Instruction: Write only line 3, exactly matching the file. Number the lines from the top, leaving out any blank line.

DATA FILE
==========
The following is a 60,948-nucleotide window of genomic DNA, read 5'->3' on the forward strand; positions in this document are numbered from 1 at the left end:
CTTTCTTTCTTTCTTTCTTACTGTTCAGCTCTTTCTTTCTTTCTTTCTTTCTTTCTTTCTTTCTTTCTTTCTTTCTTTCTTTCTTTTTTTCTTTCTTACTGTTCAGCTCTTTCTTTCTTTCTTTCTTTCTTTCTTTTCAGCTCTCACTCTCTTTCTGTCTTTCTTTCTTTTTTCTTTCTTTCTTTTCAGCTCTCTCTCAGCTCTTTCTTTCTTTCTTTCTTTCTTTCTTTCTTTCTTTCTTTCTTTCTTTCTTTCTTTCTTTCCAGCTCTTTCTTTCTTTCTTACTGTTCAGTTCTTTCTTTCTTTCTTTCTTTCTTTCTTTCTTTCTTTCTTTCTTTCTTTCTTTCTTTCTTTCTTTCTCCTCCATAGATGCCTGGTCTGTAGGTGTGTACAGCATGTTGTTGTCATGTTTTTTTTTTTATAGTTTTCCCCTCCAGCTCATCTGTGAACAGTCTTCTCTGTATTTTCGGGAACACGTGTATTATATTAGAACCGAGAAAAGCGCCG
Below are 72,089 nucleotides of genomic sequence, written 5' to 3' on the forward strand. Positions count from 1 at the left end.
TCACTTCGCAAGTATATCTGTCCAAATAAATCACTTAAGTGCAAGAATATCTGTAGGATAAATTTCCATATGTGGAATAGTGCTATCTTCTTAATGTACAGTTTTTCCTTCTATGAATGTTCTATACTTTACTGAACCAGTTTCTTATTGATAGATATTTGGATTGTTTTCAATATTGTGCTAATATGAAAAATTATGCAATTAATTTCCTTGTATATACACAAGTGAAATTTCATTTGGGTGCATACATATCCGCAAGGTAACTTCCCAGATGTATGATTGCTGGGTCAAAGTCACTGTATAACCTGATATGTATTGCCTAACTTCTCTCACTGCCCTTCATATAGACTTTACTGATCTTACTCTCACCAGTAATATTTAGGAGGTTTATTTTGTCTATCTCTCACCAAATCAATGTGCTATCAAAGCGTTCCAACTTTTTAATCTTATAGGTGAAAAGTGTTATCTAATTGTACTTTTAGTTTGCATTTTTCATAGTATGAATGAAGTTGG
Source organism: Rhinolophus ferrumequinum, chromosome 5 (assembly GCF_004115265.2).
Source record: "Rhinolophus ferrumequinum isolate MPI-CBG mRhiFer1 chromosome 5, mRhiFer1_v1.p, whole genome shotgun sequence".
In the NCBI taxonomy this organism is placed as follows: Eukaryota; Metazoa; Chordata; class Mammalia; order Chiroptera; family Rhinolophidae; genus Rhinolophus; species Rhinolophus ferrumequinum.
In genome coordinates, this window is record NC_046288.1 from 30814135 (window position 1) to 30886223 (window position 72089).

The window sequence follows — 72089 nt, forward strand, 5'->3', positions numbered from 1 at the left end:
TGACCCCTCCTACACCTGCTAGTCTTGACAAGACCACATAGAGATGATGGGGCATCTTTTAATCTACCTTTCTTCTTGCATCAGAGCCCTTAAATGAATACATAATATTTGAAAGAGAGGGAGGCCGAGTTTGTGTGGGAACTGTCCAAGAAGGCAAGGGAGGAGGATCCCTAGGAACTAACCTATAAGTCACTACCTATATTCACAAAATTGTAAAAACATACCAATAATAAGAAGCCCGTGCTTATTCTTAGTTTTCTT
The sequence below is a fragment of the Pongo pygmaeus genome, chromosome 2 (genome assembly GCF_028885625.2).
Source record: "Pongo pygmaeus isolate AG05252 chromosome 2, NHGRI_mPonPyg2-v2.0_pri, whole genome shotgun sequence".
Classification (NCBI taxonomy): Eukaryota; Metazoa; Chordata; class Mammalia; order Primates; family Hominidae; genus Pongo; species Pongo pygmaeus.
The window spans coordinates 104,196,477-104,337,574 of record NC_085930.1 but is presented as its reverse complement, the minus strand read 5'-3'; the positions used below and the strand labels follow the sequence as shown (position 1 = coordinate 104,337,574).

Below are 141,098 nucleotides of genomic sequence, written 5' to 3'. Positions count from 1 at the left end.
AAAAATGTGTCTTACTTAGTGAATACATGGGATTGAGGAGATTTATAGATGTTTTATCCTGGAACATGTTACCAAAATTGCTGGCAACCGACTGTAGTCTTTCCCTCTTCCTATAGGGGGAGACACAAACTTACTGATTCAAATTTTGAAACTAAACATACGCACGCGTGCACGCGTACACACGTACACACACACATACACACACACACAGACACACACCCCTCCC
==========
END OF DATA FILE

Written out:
Below are 72,089 nucleotides of genomic sequence, written 5' to 3' on the forward strand. Positions count from 1 at the left end.